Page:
Sadiq Khan attacks ‘delayers’ as new threat to tackling climate change
· Mayor says delaying action on climate change poses just as much of a threat as climate denial
- Sadiq backs US-style Green New Deal for the UK
· Ministers have ended solar tariffs, blocked onshore wind projects and cut energy efficiency funding for fuel-poor homes
· Mayor addresses climate experts, communities and young campaigners at event to launch London’s first Climate Action Week (1-8 July 2019) with 150 events focused on climate solutions
The Mayor of London, Sadiq Khan today warns that the threat of climate change ‘deniers’ has been replaced by the threat of climate ‘delayers’ - people who say the right things on climate change but put off action at every opportunity and in many cases actually make things worse.
At a City Hall event today (Monday) to kick start the capital’s first London Climate Action Week, the Mayor will call for an end to the delaying tactics of the government and criticise climate delayers for saying we must act, but not taking the necessary action
The Mayor will point out that politicians who previously expressed scepticism about climate change have changed their public views in recent years. Boris Johnson, the former Mayor, previously cast doubt on the links between climate change, weather and human action describing concerns about warming weather and human-made climate change as a ‘primitive fear’ that are ‘without foundation’*, but now says he will legislate for the UK to become net zero-carbon. Sadiq will warn that warm words with no action to back them up do nothing to tackle climate change.
The Mayor has declared a climate emergency in London and is helping bring together world-leading climate expertise from across business, community, NGO, and cultural sectors for events focusing on local, national and international climate action and solutions, to mark London’s first Climate Action Week.
New research shows how London’s strength as a global climate hub is growing, in spite of the challenges of Brexit uncertainty. In London, total sales of Low Carbon Goods and services have grown from £20.9bn to £39.7bn over the last decade (2007/8– 2017/18), a total increase of 90 per cent, with a 20 per cent increase between 2015/16 and 2017/18 alone.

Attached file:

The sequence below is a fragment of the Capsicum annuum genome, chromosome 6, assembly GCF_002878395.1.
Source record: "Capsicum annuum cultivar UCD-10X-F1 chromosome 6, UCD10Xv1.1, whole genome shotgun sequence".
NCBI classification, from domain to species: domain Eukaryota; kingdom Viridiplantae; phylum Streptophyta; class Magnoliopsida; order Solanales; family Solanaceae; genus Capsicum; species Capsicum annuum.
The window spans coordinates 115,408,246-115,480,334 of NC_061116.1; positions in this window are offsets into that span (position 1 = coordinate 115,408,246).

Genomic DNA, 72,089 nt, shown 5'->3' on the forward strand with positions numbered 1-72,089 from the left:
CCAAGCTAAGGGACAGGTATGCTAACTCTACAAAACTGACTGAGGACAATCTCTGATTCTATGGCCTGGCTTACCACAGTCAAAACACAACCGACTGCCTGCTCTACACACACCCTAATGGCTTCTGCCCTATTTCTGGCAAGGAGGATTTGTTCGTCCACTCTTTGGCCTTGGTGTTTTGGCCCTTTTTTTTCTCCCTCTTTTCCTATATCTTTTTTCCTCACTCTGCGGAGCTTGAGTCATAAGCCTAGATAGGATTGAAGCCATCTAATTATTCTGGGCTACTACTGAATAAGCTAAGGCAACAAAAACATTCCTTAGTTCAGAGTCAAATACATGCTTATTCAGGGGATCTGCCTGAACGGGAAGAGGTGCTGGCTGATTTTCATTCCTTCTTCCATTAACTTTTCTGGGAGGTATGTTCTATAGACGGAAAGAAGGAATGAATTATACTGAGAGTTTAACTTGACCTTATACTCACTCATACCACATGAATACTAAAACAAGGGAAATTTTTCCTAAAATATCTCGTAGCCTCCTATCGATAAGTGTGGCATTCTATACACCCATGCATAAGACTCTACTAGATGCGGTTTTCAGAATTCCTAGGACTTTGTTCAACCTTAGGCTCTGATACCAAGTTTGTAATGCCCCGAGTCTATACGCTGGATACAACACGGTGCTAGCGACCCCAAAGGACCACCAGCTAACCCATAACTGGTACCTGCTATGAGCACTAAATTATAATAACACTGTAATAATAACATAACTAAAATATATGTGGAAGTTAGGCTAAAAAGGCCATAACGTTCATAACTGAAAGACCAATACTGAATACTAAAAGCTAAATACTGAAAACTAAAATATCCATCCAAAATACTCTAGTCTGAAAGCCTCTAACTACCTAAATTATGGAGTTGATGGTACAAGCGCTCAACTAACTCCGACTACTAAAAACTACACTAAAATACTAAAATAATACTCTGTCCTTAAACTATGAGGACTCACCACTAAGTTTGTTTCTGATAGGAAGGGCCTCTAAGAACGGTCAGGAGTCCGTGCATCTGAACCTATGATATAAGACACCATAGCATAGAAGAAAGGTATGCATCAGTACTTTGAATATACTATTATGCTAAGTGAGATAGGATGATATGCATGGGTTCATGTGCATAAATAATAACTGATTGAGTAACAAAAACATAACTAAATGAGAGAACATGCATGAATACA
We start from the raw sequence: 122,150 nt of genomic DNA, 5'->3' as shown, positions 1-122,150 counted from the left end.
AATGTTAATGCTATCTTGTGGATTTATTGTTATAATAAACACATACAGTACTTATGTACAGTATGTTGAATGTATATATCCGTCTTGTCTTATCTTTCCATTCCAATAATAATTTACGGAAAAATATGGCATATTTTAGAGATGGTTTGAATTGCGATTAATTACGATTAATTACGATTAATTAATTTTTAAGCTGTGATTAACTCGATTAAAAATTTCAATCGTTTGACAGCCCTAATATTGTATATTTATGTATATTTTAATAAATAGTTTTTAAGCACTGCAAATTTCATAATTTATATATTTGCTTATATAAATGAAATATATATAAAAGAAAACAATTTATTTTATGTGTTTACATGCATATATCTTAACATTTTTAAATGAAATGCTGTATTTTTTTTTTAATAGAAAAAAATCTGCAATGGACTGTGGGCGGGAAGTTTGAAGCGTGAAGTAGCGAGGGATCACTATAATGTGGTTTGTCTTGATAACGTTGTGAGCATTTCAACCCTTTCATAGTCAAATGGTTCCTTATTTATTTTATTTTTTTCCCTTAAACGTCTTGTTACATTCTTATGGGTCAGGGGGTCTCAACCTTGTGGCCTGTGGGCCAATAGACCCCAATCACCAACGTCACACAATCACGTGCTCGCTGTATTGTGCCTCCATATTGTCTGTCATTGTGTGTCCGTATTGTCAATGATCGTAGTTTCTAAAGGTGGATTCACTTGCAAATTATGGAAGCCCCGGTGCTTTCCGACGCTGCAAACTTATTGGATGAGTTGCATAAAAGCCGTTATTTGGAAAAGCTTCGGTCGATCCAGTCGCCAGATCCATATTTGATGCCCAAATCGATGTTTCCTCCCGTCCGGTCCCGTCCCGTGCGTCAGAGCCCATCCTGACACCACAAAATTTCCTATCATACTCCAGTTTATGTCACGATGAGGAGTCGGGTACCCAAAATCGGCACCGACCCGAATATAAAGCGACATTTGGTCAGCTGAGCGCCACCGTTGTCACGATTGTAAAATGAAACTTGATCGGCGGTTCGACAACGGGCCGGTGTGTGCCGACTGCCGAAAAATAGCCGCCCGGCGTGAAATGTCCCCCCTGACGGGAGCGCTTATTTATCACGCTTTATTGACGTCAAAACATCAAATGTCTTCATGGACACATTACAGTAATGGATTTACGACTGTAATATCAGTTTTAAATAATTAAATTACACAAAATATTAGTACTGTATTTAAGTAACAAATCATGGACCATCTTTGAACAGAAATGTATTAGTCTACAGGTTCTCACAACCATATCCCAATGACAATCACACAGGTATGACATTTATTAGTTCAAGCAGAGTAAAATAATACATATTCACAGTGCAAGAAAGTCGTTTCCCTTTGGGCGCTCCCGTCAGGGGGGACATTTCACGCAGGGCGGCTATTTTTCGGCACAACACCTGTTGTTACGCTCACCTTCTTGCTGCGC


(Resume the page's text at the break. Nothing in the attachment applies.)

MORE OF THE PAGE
Meanwhile, the number of people working in the sector in London has grown from 155,953 to 246,073 over the same period, an increase of 58 per cent. London also has over 97 per cent of the UK market for carbon finance. The capital was recently recognised by the Carbon Disclosure Project for its leadership – thanks to the Mayor’s 1.5C degree compatible plan and zero-carbon targets.
However, the UK will not be able to tackle climate change without urgent, additional government intervention. Now that ministers have finally agreed to a net-zero carbon target, the Mayor is demanding urgent action including:
· Ending the sale of fossil-fuelled vehicles by 2030, rather than 2040;
· Providing much greater support for solar and community energy schemes, such as cancelling the planned VAT increase on solar and energy saving
· Devolving powers to London to set meaningful and effective carbon standards for our existing buildings
· Declaring a climate emergency and put forward a ‘Green New Deal’ so that the UK creates jobs and delivers the changes needed to transport, buildings and other infrastructure to achieve the target of net-zero greenhouse gases by 2050.
The Mayor of London, Sadiq Khan, is expected to say: “For years, climate change deniers have attempted to thwart climate action. From the oil companies that knew for decades about the link between their products and global warming, but kept it hidden and refused to act, to the industry of lobbyists, dodgy think-tanks and pseudo-scientists that sprang up to cast doubt on what is undeniably a consensus view among the real scientists and experts. Not to mention the politicians – including President Trump – who shamefully sought, and still seek to undermine, climate science for their own ends.
“Here in the UK, I’m pleased to say public disavowal, denial or scepticism of the science by our political leaders has been largely relegated to the margins. But there are examples of it. Take Boris Johnson, who only just a few years ago seemed to question the human links to climate change, describing concerns about warming weather and human-made climate change as a ‘primitive fear’ that is ‘without foundation’.
“But today, the biggest obstacle to meaningfully reducing our carbon emissions isn’t the climate change deniers. We know they’ve already lost the argument and that they’re on the wrong side of history. The biggest obstacle is the climate change delayers. On the face of it, these individuals may sound more reasonable – but their agenda is equally as threatening and pernicious as the one peddled by the deniers. They say we must act, but then they refuse to put in place the plans, action or funding we desperately need – often citing the costs to business and consumers as their pretext when we know the costs of not acting are far greater and far graver. We need to hold these climate delayers to account and put pressure on the next Prime Minister to urgently show real leadership.”